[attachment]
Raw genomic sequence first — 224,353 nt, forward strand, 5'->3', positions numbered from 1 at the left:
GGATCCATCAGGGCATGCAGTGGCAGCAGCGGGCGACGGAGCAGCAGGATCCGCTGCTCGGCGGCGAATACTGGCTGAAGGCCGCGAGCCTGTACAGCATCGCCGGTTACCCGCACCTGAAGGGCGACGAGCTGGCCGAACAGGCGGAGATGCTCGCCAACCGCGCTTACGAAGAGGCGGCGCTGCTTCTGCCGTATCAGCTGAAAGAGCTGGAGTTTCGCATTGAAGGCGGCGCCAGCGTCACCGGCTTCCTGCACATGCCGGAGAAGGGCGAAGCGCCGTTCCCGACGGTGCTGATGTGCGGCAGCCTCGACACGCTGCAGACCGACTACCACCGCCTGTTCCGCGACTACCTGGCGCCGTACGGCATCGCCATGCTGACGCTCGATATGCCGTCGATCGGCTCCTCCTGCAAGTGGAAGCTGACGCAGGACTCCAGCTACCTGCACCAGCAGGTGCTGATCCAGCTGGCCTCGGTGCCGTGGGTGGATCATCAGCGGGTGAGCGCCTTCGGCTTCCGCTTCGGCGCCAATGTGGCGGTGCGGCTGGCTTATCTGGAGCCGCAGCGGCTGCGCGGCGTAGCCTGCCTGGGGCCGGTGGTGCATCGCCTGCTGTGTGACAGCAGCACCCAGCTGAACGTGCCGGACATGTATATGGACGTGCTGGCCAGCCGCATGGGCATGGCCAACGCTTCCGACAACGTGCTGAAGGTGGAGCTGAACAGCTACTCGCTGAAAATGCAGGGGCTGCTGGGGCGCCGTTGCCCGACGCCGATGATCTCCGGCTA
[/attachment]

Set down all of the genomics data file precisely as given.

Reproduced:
Raw genomic sequence first — 224,353 nt, forward strand, 5'->3', positions numbered from 1 at the left:
GGATCCATCAGGGCATGCAGTGGCAGCAGCGGGCGACGGAGCAGCAGGATCCGCTGCTCGGCGGCGAATACTGGCTGAAGGCCGCGAGCCTGTACAGCATCGCCGGTTACCCGCACCTGAAGGGCGACGAGCTGGCCGAACAGGCGGAGATGCTCGCCAACCGCGCTTACGAAGAGGCGGCGCTGCTTCTGCCGTATCAGCTGAAAGAGCTGGAGTTTCGCATTGAAGGCGGCGCCAGCGTCACCGGCTTCCTGCACATGCCGGAGAAGGGCGAAGCGCCGTTCCCGACGGTGCTGATGTGCGGCAGCCTCGACACGCTGCAGACCGACTACCACCGCCTGTTCCGCGACTACCTGGCGCCGTACGGCATCGCCATGCTGACGCTCGATATGCCGTCGATCGGCTCCTCCTGCAAGTGGAAGCTGACGCAGGACTCCAGCTACCTGCACCAGCAGGTGCTGATCCAGCTGGCCTCGGTGCCGTGGGTGGATCATCAGCGGGTGAGCGCCTTCGGCTTCCGCTTCGGCGCCAATGTGGCGGTGCGGCTGGCTTATCTGGAGCCGCAGCGGCTGCGCGGCGTAGCCTGCCTGGGGCCGGTGGTGCATCGCCTGCTGTGTGACAGCAGCACCCAGCTGAACGTGCCGGACATGTATATGGACGTGCTGGCCAGCCGCATGGGCATGGCCAACGCTTCCGACAACGTGCTGAAGGTGGAGCTGAACAGCTACTCGCTGAAAATGCAGGGGCTGCTGGGGCGCCGTTGCCCGACGCCGATGATCTCCGGCTA